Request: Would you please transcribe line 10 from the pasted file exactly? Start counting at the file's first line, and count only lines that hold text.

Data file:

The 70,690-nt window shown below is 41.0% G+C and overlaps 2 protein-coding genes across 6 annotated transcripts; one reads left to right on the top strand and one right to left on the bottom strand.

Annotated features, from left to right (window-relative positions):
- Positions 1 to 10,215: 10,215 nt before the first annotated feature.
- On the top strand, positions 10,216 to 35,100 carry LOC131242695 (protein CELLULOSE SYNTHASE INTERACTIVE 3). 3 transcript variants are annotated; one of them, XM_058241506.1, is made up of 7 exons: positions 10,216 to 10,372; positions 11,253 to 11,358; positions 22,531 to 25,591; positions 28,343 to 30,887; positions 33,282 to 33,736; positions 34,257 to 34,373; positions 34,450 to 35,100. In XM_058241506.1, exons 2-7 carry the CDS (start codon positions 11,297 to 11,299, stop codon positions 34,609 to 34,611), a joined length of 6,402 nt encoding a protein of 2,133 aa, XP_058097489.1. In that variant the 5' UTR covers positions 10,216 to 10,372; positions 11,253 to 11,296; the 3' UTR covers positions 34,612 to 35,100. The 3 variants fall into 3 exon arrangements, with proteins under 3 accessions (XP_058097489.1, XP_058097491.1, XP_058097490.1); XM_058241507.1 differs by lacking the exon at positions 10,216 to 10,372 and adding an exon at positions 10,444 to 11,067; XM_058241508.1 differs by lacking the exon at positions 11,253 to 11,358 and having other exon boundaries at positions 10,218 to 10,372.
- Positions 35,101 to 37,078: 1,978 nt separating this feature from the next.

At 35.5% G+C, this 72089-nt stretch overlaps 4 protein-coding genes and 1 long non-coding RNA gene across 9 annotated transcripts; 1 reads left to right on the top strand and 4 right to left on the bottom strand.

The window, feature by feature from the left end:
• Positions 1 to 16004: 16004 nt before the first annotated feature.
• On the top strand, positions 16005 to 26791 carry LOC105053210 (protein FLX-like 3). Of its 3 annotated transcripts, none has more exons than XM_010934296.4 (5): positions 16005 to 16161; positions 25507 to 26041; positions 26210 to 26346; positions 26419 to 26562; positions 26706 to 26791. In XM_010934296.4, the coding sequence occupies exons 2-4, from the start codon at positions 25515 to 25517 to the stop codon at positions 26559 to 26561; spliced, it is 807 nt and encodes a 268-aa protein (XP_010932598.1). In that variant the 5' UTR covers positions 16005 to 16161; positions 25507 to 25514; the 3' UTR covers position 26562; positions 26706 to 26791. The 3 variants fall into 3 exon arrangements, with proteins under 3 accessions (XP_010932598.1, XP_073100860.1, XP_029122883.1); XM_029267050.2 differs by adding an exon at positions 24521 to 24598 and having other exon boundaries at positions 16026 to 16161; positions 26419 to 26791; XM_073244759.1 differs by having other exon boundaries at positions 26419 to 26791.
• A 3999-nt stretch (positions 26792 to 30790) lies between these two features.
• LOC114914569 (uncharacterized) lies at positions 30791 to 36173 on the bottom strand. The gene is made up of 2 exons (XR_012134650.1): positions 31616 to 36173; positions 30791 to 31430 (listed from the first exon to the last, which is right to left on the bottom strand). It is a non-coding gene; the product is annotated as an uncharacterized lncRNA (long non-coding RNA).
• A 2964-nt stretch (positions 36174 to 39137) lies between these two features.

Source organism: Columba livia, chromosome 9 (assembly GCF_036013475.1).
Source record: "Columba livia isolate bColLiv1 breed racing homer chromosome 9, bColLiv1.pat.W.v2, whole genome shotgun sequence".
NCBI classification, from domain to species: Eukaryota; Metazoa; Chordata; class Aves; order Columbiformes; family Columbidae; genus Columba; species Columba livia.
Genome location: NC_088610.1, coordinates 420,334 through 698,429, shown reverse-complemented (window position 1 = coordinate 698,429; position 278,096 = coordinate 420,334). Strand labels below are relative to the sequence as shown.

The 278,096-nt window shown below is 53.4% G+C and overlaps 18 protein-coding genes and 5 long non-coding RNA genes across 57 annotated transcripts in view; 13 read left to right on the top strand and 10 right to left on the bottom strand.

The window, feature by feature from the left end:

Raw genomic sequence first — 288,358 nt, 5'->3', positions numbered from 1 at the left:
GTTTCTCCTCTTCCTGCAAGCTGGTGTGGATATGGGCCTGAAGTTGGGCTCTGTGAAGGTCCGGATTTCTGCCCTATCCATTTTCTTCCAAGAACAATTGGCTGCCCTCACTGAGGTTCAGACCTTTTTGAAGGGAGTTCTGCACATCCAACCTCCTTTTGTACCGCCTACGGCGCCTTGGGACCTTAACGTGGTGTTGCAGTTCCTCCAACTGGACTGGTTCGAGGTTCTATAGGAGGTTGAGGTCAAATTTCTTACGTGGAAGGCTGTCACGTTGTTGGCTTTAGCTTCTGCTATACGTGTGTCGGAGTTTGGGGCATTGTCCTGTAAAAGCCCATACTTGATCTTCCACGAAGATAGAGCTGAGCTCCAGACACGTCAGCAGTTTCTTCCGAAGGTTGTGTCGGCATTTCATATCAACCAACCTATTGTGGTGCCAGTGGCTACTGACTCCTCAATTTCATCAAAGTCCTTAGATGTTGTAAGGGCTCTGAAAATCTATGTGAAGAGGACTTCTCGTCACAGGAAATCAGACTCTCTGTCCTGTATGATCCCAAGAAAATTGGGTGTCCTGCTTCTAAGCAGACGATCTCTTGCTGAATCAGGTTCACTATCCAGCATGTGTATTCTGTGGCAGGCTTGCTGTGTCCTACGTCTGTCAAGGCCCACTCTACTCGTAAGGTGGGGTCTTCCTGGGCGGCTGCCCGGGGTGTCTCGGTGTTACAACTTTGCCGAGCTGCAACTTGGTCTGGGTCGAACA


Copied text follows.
• A 3999-nt stretch (positions 26792 to 30790) lies between these two features.